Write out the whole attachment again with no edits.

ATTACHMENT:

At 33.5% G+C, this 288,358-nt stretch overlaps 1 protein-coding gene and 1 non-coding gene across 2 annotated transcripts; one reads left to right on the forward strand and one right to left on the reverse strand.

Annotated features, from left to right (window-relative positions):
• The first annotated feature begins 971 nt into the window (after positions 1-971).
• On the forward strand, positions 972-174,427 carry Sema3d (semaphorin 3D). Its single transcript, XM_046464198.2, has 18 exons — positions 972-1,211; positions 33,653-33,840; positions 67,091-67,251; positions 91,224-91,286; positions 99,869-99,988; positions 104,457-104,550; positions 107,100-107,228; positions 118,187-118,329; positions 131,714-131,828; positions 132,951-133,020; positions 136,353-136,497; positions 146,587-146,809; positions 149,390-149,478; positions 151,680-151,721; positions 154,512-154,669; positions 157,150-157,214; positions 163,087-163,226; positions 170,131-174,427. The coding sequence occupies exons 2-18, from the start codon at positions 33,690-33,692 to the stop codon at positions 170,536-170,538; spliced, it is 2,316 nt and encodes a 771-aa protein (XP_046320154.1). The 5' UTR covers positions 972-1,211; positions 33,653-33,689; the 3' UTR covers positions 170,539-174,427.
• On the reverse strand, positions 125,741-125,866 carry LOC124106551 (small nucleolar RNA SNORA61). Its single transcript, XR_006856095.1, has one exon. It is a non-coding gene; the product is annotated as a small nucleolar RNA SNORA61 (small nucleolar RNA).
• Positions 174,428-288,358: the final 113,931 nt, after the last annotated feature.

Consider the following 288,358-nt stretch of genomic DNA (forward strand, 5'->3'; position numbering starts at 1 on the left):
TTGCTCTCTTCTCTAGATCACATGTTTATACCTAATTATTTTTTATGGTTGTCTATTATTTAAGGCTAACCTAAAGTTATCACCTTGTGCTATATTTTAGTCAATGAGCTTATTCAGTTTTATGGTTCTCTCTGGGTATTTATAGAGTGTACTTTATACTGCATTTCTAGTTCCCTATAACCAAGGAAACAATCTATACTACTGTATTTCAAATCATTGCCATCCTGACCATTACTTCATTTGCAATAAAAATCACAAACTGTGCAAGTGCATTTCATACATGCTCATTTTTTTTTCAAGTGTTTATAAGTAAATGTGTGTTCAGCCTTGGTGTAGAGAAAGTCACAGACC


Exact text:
At 33.5% G+C, this 288,358-nt stretch overlaps 1 protein-coding gene and 1 non-coding gene across 2 annotated transcripts; one reads left to right on the forward strand and one right to left on the reverse strand.

Annotated features, from left to right (window-relative positions):
• The first annotated feature begins 971 nt into the window (after positions 1-971).
• On the forward strand, positions 972-174,427 carry Sema3d (semaphorin 3D). Its single transcript, XM_046464198.2, has 18 exons — positions 972-1,211; positions 33,653-33,840; positions 67,091-67,251; positions 91,224-91,286; positions 99,869-99,988; positions 104,457-104,550; positions 107,100-107,228; positions 118,187-118,329; positions 131,714-131,828; positions 132,951-133,020; positions 136,353-136,497; positions 146,587-146,809; positions 149,390-149,478; positions 151,680-151,721; positions 154,512-154,669; positions 157,150-157,214; positions 163,087-163,226; positions 170,131-174,427. The coding sequence occupies exons 2-18, from the start codon at positions 33,690-33,692 to the stop codon at positions 170,536-170,538; spliced, it is 2,316 nt and encodes a 771-aa protein (XP_046320154.1). The 5' UTR covers positions 972-1,211; positions 33,653-33,689; the 3' UTR covers positions 170,539-174,427.
• On the reverse strand, positions 125,741-125,866 carry LOC124106551 (small nucleolar RNA SNORA61). Its single transcript, XR_006856095.1, has one exon. It is a non-coding gene; the product is annotated as a small nucleolar RNA SNORA61 (small nucleolar RNA).
• Positions 174,428-288,358: the final 113,931 nt, after the last annotated feature.

Consider the following 288,358-nt stretch of genomic DNA (forward strand, 5'->3'; position numbering starts at 1 on the left):
TTGCTCTCTTCTCTAGATCACATGTTTATACCTAATTATTTTTTATGGTTGTCTATTATTTAAGGCTAACCTAAAGTTATCACCTTGTGCTATATTTTAGTCAATGAGCTTATTCAGTTTTATGGTTCTCTCTGGGTATTTATAGAGTGTACTTTATACTGCATTTCTAGTTCCCTATAACCAAGGAAACAATCTATACTACTGTATTTCAAATCATTGCCATCCTGACCATTACTTCATTTGCAATAAAAATCACAAACTGTGCAAGTGCATTTCATACATGCTCATTTTTTTTTCAAGTGTTTATAAGTAAATGTGTGTTCAGCCTTGGTGTAGAGAAAGTCACAGACC